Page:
Explorers on the Moon by Herge
Casterman 1954/Little, Brown 1976
Tintin is soon the first man on the moon and the interplanetary adventures begin. We see the joy of exploring the unknown in an alien, gravity-light environment. There is much serious science and exploration to do, too, but this unknown world is not without its dangers from crevasses to caves to human error. And then there is the man made threat. The plans of the enemy are no longer limited to cutaways of obtuse declarations of evildo. With little room for error or interference, things take a deadly turn with the enemies' plans coming to scary fruition. At first the extent of the enemies' plans and one agent's thirst for revenge elicits a hearty laugh, and deservedly so for it is more than a little ridiculous. But things take a quick turn. In what is as much a tale of spycraft, sabotage, espionage and revenge as much as a science fiction adventure, the crew finds themselves fighting for their lives against a heartless enemy in the most difficult and inhospitable of environments.

It's the espionage angle that is the most surprising element of the story, the element that drives the climax of Explorers on the Moon and what gives the story its narrative kick. Lives are lost, sacrifices are made, and the tense and dangerous journey home is anything but a safe prospect. One of the aspects that makes the spy story work is the lack of definition in it in terms of the global players responsible - this isn't a cold war parable, but could be (from either perspective).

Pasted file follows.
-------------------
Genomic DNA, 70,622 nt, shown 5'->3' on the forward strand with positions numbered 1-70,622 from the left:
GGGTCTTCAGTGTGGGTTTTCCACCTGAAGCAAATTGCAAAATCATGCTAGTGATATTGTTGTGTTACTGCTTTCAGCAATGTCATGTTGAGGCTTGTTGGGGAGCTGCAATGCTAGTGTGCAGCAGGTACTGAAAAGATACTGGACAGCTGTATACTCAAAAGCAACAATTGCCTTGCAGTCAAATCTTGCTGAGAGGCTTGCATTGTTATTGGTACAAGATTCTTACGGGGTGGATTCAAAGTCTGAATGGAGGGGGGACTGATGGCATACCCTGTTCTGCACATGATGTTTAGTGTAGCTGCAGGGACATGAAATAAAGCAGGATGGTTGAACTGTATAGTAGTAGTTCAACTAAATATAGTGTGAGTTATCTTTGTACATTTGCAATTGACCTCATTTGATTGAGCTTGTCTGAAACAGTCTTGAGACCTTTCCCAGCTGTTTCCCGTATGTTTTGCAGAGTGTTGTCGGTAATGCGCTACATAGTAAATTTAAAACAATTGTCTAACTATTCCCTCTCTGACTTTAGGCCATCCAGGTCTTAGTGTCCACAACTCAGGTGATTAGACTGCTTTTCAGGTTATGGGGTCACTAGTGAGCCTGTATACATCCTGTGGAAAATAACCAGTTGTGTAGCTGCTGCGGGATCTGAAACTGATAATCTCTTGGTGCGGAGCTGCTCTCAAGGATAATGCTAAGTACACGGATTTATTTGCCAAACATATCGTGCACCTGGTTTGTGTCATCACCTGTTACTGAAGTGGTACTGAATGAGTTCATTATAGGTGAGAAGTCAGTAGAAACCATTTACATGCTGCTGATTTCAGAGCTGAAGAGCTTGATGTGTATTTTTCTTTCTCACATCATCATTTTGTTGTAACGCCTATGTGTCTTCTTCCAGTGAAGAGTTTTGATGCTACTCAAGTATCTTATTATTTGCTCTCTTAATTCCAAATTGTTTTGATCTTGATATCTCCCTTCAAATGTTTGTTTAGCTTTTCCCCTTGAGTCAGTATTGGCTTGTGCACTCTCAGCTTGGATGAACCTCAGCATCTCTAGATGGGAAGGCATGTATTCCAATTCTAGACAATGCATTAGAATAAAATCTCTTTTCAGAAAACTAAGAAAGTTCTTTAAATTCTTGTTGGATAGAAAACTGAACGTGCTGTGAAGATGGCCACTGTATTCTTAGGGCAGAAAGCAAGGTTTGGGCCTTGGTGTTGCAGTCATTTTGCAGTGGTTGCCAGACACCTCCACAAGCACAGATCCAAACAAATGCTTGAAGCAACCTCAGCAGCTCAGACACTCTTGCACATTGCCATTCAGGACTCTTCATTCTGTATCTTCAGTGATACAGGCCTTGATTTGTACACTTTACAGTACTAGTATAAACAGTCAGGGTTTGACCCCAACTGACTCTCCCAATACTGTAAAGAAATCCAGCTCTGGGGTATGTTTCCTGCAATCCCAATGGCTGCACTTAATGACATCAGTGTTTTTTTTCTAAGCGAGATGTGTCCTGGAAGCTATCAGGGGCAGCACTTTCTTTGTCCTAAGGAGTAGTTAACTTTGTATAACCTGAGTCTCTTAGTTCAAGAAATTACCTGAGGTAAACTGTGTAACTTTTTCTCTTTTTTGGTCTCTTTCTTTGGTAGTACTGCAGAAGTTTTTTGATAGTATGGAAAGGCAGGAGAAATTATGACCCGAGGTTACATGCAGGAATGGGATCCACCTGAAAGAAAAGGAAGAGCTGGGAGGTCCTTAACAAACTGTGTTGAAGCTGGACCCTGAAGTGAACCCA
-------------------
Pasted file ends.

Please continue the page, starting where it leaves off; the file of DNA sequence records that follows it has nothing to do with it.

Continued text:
The expected, welcome humor comes back in the end, and we end up with a funny, entertaining, dramatic golden age science fiction-adventure-spy-humor graphic novel. In many ways Destination Moon/Explorers on the Moon is atypical of Tintin with its overt science fiction tropes, and in every other way exactly like every other Tintin story. Tintin is about a determined, tough, young, smart investigator and his funny cast of friends (and his dog) having adventures of drama and humor set against entertaining geopolitical backdrops and improbable set-pieces. The Moon stories have all of these things, and rocket ships for good measure.